To Make Most of Photo Merchandise Opportunity, Don’t Skimp on the Details

David Haueter
Mar 29, 2013

The adoption of photo merchandise products into the mass market may not be happening as quickly or on as broad a scale as many in the photo market had hoped, but InfoTrends is seeing in our research that these products are getting more penetration into the U.S. market. In the consumer survey portion of our U.S. Photo Merchandise End-User Survey, InfoTrends found that over 37% of respondents said they had purchased photo merchandise items in the last year, with the survey specifically asking about photo books, photo cards, photo calendars and specialty photo prints (which includes canvas, photo panels, collage prints and posters/enlargements over 11” x 14”). This was up from just over 32% in our 2011 survey, so there was a notable increase in the buyer population.

It’s great to see that more people are buying photo merchandise, but there is still a lot of opportunity to bring new buyers into the market. In that same study mentioned above, we asked the entire survey population of over 1,500 people if they plan to buy photo merchandise products in the next 12 months. Photo cards were the most likely product to be purchased, followed by specialty photo prints. There are still a sizable percentage of respondents that don’t plan to buy anything, but an average of around 24% said “maybe,” and it’s this group that needs to be reached. InfoTrends research has consistently shown that once someone buys photo merchandise, there’s a very good likelihood that they will buy again, so getting them to make that first purchase is key.

Many buyers are influenced into making their first purchase through “word-of-mouth” advertising or from seeing a product sample in the store. Getting samples in front of customers and promoting the product personally is a great way to encourage sales, but it needs to be done the right way. We’ve seen several retail stores (including national chains that have a broad reach into the consumer market) that simply don’t have photo product display areas that are appealing to customers. The photo shown below was taken in a major retail chain in the San Francisco area and is a perfect example of how not to do it, with a dirty photo kiosk shoved in a corner between a soda cooler and a lottery ticket machine. This retailer has either clearly given up on providing photo services to customers or doesn’t put any effort into making the experience a good one for those that want to buy.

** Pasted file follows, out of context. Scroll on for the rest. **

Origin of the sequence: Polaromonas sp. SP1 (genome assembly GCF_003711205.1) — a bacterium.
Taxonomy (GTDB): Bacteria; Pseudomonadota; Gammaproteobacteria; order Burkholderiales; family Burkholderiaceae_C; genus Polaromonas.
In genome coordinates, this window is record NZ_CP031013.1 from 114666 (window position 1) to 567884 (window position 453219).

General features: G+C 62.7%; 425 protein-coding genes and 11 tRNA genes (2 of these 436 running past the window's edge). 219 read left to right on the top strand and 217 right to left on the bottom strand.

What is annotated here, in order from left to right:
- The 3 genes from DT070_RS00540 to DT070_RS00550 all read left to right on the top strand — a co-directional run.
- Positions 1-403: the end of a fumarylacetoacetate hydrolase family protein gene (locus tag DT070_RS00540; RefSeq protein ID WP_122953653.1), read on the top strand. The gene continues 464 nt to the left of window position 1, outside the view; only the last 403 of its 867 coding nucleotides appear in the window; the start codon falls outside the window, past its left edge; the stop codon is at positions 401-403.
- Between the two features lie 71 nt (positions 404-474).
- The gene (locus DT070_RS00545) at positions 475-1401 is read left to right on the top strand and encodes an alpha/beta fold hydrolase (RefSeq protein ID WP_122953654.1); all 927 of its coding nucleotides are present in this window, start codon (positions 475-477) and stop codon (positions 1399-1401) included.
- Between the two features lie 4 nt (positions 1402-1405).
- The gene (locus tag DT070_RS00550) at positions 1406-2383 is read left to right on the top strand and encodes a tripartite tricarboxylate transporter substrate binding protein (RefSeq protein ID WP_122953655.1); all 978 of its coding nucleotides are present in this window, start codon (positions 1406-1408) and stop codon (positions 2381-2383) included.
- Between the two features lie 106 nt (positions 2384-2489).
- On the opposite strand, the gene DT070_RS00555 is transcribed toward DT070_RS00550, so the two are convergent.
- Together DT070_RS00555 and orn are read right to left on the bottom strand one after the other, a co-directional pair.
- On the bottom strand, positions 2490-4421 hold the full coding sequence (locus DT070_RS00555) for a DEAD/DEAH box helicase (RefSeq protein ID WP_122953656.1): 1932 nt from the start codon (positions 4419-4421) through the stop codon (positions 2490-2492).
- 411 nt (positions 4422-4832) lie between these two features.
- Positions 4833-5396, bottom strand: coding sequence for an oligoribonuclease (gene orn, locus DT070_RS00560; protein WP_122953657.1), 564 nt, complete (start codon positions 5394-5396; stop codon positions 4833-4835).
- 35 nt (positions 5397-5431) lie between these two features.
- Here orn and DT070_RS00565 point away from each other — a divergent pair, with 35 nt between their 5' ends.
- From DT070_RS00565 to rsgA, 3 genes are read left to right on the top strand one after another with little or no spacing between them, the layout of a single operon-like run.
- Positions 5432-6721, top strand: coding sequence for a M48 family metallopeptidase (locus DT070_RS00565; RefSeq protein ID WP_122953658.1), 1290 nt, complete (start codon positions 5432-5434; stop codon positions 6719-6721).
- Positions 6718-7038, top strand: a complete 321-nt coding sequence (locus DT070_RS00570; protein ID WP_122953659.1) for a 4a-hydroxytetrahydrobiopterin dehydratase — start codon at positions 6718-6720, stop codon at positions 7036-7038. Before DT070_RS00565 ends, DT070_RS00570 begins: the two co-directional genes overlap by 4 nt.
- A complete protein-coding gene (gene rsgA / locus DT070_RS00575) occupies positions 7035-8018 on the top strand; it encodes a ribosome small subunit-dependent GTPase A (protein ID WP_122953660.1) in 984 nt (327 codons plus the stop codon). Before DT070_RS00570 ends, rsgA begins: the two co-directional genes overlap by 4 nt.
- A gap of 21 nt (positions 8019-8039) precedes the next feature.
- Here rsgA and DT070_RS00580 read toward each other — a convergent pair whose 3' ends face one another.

Presentation and professionalism need to be practiced on a daily basis in the photo area within retail stores, with a space that is inviting, products that people would actually want to buy out on display and a live person that’s easily accessible. These are relatively simple things in the big scheme of things, but may be the difference between gaining a new customer or having a customer turn around and walk out the door.

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